Sunday, October 3, 2010

I'm strong to the finish, because I totally love spinach!

However, I am not Popeye the sailor man. But, I do love the cartoon :)

This week's installment of the Geeky Gourmet was about a leafy green that most kids grow up hating- spinach. Yes, it's green and it's good for you. It's enough to send my boyfriend running for the hills. Well, really he just makes these hilarious faces and says ewww!

Me? I love spinach! Howie really likes it too, so I think we both really had a lot of fun with this show. Howie even contributed a recipe of his grandmother's. We found some pretty interesting things about the nutritional value along with all the other research. Did you know spinach contains tryptophan? Yeah, I didn't either. And while it's true that a serving of spinach has a good portion of your daily iron intake in it, vitamin K, vitamin A, manganese, and folate are much more prominent nutrients.

I find that spinach is fairly easy to grow, if that's something you're interested in. The key to growing spinach is loose, nutrient rich soil and a good balance of sun light. Too much direct light will damage the leaves. Bright morning sun and afternoon shade are ideal, along with plenty of water.

There are a lot of uses for spinach in either of it's forms. I use the frozen stuff when making dips, stuffings, or casseroles. I like the fresh leaves when making salads, sandwiches, and when sauteing or creaming it as a side dish. And speaking of lots of uses, here are a few recipes as promised:

Howie's Grandmother's Borekas

2 bunches of spinach (2 boxes of frozen spinach, thawed and drained or 2 regular bags of fresh spinach should work)
3 eggs, lightly beaten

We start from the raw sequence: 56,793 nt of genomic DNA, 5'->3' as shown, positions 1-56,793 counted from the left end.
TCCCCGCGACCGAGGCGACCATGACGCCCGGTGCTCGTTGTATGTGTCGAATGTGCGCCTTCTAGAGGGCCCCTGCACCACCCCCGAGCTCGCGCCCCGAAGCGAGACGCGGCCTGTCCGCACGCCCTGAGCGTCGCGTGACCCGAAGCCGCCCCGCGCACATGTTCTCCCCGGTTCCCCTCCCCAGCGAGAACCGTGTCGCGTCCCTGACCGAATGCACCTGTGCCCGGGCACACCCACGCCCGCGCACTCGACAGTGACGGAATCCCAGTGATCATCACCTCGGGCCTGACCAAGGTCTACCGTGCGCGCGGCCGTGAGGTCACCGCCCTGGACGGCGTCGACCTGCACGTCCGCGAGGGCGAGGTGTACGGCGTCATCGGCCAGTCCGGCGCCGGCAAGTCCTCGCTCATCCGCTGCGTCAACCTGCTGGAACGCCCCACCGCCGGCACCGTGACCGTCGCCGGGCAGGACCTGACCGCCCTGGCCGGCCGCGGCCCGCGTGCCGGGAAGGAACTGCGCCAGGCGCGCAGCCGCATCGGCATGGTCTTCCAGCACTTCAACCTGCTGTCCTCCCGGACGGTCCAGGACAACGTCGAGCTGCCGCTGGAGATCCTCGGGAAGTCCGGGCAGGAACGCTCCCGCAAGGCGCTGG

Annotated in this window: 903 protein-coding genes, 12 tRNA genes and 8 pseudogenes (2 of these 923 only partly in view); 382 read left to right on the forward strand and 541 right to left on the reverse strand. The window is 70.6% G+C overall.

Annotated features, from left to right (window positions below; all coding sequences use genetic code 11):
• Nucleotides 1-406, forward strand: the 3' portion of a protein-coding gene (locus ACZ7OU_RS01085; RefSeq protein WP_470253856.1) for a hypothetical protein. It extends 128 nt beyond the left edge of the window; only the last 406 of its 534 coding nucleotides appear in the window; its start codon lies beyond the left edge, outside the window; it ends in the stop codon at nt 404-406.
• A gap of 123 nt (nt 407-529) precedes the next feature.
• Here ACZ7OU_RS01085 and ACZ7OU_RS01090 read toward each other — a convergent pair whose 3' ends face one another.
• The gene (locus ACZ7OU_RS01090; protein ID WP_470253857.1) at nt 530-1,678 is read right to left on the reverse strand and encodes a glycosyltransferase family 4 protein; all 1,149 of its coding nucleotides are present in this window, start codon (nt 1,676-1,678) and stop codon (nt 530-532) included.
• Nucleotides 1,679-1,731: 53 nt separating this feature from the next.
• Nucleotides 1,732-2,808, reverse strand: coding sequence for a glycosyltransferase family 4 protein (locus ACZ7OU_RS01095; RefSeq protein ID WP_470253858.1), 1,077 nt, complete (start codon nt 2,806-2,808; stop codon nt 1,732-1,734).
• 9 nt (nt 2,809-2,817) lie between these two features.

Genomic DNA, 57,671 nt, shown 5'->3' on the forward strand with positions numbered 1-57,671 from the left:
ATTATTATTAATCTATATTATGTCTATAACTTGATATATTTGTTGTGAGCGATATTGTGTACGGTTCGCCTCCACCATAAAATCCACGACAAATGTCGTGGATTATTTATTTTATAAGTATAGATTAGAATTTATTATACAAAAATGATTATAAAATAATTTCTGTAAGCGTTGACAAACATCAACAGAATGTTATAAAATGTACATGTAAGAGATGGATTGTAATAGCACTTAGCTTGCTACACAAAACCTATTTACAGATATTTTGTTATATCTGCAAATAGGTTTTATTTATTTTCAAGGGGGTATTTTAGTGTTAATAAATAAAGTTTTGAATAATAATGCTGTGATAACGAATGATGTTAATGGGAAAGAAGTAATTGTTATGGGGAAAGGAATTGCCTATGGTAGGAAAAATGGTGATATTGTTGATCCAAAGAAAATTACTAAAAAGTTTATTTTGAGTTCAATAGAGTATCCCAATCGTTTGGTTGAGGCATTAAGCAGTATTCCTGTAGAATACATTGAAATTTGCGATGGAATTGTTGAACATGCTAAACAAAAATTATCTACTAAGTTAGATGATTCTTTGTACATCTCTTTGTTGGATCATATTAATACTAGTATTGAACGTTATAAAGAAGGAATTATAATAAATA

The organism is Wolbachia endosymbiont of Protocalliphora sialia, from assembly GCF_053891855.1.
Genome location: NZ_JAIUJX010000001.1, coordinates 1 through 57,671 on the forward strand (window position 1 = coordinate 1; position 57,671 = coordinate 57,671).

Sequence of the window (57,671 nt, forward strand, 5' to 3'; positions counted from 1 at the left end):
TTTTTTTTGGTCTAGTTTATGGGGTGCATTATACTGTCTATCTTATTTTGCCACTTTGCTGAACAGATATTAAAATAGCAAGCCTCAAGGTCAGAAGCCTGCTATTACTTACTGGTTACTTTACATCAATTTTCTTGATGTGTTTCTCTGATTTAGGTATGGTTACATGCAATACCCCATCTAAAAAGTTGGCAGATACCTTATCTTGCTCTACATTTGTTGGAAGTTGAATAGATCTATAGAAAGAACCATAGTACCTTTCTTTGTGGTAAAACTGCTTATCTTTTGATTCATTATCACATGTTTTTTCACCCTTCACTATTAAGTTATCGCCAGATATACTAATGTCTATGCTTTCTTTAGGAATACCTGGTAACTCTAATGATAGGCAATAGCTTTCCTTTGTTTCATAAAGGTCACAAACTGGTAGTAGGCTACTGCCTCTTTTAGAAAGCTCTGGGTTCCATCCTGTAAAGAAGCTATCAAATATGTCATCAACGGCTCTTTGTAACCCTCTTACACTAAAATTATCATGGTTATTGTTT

1/2 pound feta cheese, crumbled
1/4 C. grated parmesan cheese
1/8 tsp. kosher salt
1 box of phyllo dough, thawed
1/2 stick unsalted butter, melted
1 egg, well beaten plus 1 Tbsp cold water (egg wash)

Mix all ingredients (except phyllo and butter) together well in a bowl. Set aside. Layer 2 sheets of phyllo together, brushing melted butter between each layer. Using a pastry wheel or pizza cutter, cut the phyllo into approximately 2-inch wide strips, length wise. Place a small amount of the spinach mixture at the top of each column of phyllo. Fold the phyllo into triangles like you would a paper football or a flag. Brush the tops with egg wash. Place on a sheet pan. Bake all the Borekas on a greased or lined sheet pan at 350 degrees F for about 12 to 15 minutes or until golden brown on top; "Bake until done", according to the original recipe. Just be mindful of when you put these in the oven. Phyllo can over-bake or burn really easily.

Here's a "weird" one. It is a little different, but tasty and refreshing:

Watermelon and Spinach Salad

1 bag of baby spinach
3 C. watermelon (seeded or seedless), diced
6-8 oz. feta cheese, crumbled
1/2 C. red onion, VERY thinly sliced
Your favorite vinaigrette, sweet and sour or poppy seed dressing

Top a bed of fresh, baby spinach with the red onion, feta and watermelon. Finish with the dressing of your choice. Simple, right? And it's tasty, too :)

And finally, something that's making a come back on Steakhouse menu's across the U.S., Creamed Spinach

1 bag of baby spinach
2 Tbsp olive oil
1 clove of garlic, minced
1/2 C. heavy cream
1/4 tsp. ground nutmeg
Salt and Pepper to taste

Heat olive oil and garlic together in a pan until the garlic is fragrant, then add all the spinach. Allow the spinach to wilt for 3-4 minutes before adding the cream. Add the cream to the wilted spinach and continue cooking for 5 minutes to reduce the cream. Add the nutmeg and season the, now, creamed spinach with salt and pepper to your liking. Serve hot and enjoy! Adding a little grated parmesan never hurt, either ;)

I hope y'all have enjoyed the show and will try the recipes. If you've got questions or comments, just let us know! Find us on Facebook, Twitter or e-mail us at


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